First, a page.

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Ouyama - New Taiwan Photographic Corporation Odette X3000 favori envoyer Print
Photos by RP text by RP. From the collection of RP
France Version française

Chronology of the Ouyama - New Taiwan Photographic Corporation brand  New window

Manufactured in Taïwan from Circa 1984 until (After) 1984.
Index of rarity in France : Infrequent (among non-specialized garage sales)
Sold listing on Ebay.com New window
Inventory number: 8341

See the complete technical specifications New window
Ouyama - New Taiwan Photographic Corporation Odette X3000

This is another model which was almost certainly made by Formosa Plastics Corporation (FPC). We can be reasonably sure of that because there is a variant, the Iwami 11281, which has the almost universal shutter/lens block with four apertures, marked with F stops and weather symbols found on other (known) FPC cameras.

The Odette X3000 is slightly different. It has only one shutter speed and one aperture. On the positive side the aperture is small (about F11), circular and centred on the middle of the lens. The photo might not be perfectly exposed, but at least it will be the best the meniscus lens can produce. Kodak made millions of cameras on the same principle.

Cameras of this type do not generally claim that the lens was made in Japan, and since it does not claim to be glass either, it is probably plastic. In 1985 the use of plastic lenses was relatively new. There is no evidence of any ballast being added in the base.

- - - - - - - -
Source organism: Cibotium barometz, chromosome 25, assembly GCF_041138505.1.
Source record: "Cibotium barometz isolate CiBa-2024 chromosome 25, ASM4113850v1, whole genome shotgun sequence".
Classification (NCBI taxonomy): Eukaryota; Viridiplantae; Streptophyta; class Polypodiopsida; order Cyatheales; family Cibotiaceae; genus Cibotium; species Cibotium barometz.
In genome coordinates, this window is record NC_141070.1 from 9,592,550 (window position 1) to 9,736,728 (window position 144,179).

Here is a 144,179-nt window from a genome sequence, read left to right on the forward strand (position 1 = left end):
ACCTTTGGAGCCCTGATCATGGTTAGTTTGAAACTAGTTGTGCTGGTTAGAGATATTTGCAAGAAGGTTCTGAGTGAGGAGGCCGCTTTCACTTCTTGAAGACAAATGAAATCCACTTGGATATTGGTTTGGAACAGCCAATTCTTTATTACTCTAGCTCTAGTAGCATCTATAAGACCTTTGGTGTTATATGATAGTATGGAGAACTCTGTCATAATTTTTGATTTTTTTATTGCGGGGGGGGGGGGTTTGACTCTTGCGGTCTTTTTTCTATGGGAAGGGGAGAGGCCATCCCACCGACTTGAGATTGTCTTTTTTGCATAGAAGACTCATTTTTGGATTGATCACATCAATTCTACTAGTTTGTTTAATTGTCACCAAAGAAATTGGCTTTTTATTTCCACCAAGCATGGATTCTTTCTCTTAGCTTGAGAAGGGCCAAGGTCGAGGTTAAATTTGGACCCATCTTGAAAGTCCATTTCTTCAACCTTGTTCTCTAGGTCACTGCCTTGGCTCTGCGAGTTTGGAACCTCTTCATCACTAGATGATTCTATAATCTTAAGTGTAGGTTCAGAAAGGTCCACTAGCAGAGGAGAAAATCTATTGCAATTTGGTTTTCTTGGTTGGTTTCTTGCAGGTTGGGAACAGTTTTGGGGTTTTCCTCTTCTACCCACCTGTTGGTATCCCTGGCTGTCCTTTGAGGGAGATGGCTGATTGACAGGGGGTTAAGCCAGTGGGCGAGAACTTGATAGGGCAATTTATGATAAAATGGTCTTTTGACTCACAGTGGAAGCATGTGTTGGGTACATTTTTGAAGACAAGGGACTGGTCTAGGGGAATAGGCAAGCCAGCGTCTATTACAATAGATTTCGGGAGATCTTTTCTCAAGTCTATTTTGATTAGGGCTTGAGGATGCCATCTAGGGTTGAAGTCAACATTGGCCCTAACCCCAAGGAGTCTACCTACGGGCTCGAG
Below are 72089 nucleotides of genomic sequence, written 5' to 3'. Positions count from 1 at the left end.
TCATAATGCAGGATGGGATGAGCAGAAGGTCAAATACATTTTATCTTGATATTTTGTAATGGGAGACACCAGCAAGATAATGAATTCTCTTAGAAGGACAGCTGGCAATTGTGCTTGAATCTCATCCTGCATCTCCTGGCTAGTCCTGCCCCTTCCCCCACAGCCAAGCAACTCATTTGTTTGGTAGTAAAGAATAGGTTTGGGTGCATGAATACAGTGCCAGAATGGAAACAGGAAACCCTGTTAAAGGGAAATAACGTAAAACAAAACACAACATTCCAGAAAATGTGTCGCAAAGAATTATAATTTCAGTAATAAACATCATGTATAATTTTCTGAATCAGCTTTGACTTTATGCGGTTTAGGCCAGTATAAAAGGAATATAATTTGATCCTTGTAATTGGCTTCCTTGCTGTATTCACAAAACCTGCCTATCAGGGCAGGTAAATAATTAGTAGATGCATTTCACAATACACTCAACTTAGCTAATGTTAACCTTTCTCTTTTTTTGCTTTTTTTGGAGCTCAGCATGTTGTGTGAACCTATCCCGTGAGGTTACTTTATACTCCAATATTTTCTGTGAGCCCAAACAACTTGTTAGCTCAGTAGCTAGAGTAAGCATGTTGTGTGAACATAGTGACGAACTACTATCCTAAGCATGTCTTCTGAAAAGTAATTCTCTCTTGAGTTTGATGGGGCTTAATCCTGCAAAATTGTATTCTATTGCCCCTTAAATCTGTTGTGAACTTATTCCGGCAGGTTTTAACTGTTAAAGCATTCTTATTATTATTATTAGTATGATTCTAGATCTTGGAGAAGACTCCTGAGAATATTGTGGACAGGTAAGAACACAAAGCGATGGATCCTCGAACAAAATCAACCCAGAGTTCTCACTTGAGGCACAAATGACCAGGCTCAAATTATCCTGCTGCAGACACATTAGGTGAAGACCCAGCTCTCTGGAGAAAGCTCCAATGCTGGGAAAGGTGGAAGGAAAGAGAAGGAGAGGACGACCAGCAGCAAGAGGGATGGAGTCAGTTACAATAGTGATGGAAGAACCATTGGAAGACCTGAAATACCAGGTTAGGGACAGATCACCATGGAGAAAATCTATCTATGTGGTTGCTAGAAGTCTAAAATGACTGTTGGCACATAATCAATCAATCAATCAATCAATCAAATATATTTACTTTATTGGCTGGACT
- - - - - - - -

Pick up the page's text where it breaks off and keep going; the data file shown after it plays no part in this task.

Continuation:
The Odette X3000 has another peculiarity. We have seen a camera with an aperture ring that doesn’t do anything (GMTEX GT-304); this camera has a 'focus ring' that doesn’t move the lens. The closest distance on this non functioning ring is 1.2 m, which is probably the closest limit of  the fixed aperture (F11) lens.  

The integral sun hood is an unusual feature but probably a good idea with a simple lens subject to flare. There is some evidence that the names "Odette " and "Quickshot" were brands of NTPC, whose best known but much later brand was "Ouyama". Later more extravagant cameras sold by NTPC were often supplied with a flexible plastic lens hood. 

The (false) prism serves the useful purpose of raising a flash well above the lens barrel, and reducing the possibility of the lens hood casting a shadow in the photograph.

This camera also exists under the names Lavec LT-002, Quickshot X3000, Derlai X3000 and Derlai Nestle. Derlai was a brand of Taiwanese firm Chern Yeou Tsaiy. It was also available with silver-grey top and bottom plates.

It was not unusual for 'start  up' camera companies in Taiwan to sell products made by FPC. The "Canomatic SE-AS" was made for NTPC by FPC (Yashiwa XR-90), and so was the Premier PC-90.

The design of this camera is original, even stylish, when compared with contemporary cameras of similar specification. It's closest rival in the USA would have been the Kodak Instamatic X-15/15X (1970-1988) which sold for about $15. Similar cameras to this one sold for about $10. The Instamatic had a square format (less vignetting behind a similar lens), a restricted choice of films, and could not take electronic flash.  

1 It is a slightly older design with a high shutter release and no lens hood